June 23, 2021

Oliver Mills: Does a deep state operate in Caribbean governance?

Pin It

By Oliver Mills

Oliver Mills

The term “deep state” is being used with much frequency in the current political climate in the United States of America.

According to a source, the deep state refers to a form of covert government with influential power networks, operating independently of the official leadership of the state, advancing its own agenda. It could involve career public servants fostering their private interests, while opposing those of elected officials using obstruction and resistance tactics.

The Merriam-Webster dictionary defines the deep state as an alleged secret network of non-elected government officials, and sometimes private entities operating extra-legally to influence and enact government policy.

To me, both these definitions are rather interesting. They explain clearly the concept of the deep state, the actors involved, and their intentions.

My view is that the idea of the deep state could have multiple actors as well as single individuals, and even temporary groups that join to foster opposition against the policy of the state, or aspects of a particular policy, and even to promote certain policies that advance the public good.

The deep state emerges when individuals with shared interests in a policy find that its implementation will greatly curtail things they have advocated for over time. They then present a quiet united front against the policy or policies. This takes the form of presenting arguments that would either modify it immensely, or cause it to be abandoned in favour of those that advance the needs of the deep state actors.

Some deep state actors are so subtle that they are able to portray what they want as what the government really needs, so that the initial policy appears untouched, when in fact deep changes are made to it. Often the official state actors have little awareness of what has happened. In many instances, the objectives of the elected officials are manipulated and softened by the deep state, and their implementation is either delayed or significantly altered if it does not meet the satisfaction of the deep state. The end product emerges significantly different from its initial intentions. In other instances there is deliberate sabotage of government programmes by the deep state.

In the Caribbean, the concept of the deep state is hardly evident and is barely ever talked about. However actions by individual actors or groups in the employ of the government often surface. For example, particular members of a committee or board appointed by the official state to deal education or tourism will see that certain suggestions do not cohere with what they would prefer. They would therefore present positions diplomatically that would cast doubt on the points being made, or even suggest in a subtle way that it would not go down well with the public. The purpose is to prevent the suggestions coming into effect. Also in discussing scholarship awards, some committee members might indicate that certain applicants should not be considered. Deep state members would show concern about the consequences of not awarding scholarships to these persons, psychologically pressuring the committee to make the awards, even against its will.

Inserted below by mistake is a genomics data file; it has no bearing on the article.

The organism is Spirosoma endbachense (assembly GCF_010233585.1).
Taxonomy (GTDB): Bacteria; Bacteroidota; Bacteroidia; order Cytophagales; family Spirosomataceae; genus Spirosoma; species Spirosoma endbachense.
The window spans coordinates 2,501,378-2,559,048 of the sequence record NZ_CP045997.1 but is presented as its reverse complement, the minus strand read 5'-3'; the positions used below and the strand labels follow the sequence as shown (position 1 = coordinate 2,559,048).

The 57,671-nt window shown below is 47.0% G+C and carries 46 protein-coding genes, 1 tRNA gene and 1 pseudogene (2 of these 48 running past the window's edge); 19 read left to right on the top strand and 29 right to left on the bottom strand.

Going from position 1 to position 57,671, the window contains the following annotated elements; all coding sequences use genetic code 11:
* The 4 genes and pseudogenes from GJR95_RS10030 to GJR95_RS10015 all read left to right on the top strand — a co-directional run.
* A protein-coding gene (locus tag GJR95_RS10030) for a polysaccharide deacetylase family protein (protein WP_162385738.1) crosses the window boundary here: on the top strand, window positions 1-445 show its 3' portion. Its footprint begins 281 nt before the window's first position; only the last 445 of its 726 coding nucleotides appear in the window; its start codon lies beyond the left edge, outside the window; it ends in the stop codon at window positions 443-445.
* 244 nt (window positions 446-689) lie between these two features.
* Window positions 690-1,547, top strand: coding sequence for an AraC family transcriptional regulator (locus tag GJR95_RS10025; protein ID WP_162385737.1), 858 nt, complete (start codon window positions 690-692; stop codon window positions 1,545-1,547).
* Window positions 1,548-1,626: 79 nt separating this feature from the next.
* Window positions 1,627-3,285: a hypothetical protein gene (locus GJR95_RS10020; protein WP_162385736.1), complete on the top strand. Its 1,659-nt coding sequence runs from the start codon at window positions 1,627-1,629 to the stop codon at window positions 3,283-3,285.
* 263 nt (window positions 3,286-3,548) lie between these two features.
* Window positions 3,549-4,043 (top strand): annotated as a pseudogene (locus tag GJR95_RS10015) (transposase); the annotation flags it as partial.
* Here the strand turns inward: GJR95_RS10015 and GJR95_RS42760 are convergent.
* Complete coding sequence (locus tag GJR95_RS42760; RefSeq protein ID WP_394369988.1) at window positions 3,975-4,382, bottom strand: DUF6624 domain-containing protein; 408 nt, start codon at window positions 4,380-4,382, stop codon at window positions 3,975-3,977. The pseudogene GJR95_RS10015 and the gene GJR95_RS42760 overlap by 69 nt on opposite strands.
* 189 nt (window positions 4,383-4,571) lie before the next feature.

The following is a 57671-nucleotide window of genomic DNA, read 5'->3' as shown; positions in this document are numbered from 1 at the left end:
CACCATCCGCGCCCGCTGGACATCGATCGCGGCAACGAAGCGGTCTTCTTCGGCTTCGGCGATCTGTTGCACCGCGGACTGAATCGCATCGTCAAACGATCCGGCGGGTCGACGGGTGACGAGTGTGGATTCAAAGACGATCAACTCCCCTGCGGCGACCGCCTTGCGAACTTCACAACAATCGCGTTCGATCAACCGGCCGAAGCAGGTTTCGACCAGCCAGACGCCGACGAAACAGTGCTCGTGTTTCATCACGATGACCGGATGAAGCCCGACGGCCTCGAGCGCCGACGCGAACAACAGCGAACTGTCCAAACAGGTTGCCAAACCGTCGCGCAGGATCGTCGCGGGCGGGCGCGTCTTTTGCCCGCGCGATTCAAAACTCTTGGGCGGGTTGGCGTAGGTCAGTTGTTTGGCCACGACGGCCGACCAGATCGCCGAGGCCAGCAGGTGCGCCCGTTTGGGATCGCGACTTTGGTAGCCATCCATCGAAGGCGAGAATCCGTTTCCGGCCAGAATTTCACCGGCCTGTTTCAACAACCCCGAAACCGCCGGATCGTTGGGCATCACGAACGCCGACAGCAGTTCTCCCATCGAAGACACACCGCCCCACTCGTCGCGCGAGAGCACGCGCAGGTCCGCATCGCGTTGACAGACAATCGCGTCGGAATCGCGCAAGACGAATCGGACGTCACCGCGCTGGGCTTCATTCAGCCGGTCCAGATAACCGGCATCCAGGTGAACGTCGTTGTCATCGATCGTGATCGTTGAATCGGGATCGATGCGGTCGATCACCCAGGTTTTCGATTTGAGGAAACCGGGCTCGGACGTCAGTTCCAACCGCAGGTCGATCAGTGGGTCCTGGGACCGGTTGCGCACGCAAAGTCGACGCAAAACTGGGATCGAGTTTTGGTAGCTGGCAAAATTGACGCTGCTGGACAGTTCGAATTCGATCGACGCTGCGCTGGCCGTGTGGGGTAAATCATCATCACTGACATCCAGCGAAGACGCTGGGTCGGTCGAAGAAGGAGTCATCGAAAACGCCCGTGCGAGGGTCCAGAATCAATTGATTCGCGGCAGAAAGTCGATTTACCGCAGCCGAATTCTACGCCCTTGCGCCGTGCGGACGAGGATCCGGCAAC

The deep state might even pressure vulnerable ministers not to appoint certain persons to higher positions in a ministry, because of alleged political unreliability. Or not to pursue a position regarding tourism policy, even though there is a potential majority position in support of it. Arguments will be presented such as its negative impact on the community, or the possibility of its bad influence on the culture because their view is not entertained. The point is that the deep state has its own tourism agenda which is not that of the society at large.

But are the activities of the deep state always harmful to the policies of the official state?

There are instances where deep state activities are designed to assist, or make the official state aware of the damage that might happen as a result of its intended actions. In this sense it protects the official government, staving off any harsh reactions by the opposition party, or negative impact on the society and its institutions. Further, deep state actions could be done to garner support for the official state’s actions, and undermine the position of opposition forces.

The deep state may have a more informed perspective of what is required and once implemented could benefit the government to a far greater extent than if it had not brought alternative arguments to the process. It could also be more beneficial to the society at large.

These are instances of the deep state playing a more helpful role, rather than a self-interested one. It operates to promote, and not prevent or water-down what could be in the interest of the greater good.


Oliver Mills is a former lecturer in education at the University of the West Indies Mona Campus. He holds an M.Ed degree from Dalhousie University in Canada, an MA from the University of London and a post-graduate diploma in HRM and Training, University of Leicester. He is a past Permanent Secretary in Education with the government of the Turks and Caicos Islands

Print Friendly, PDF & Email
About ieyenews

Speak Your Mind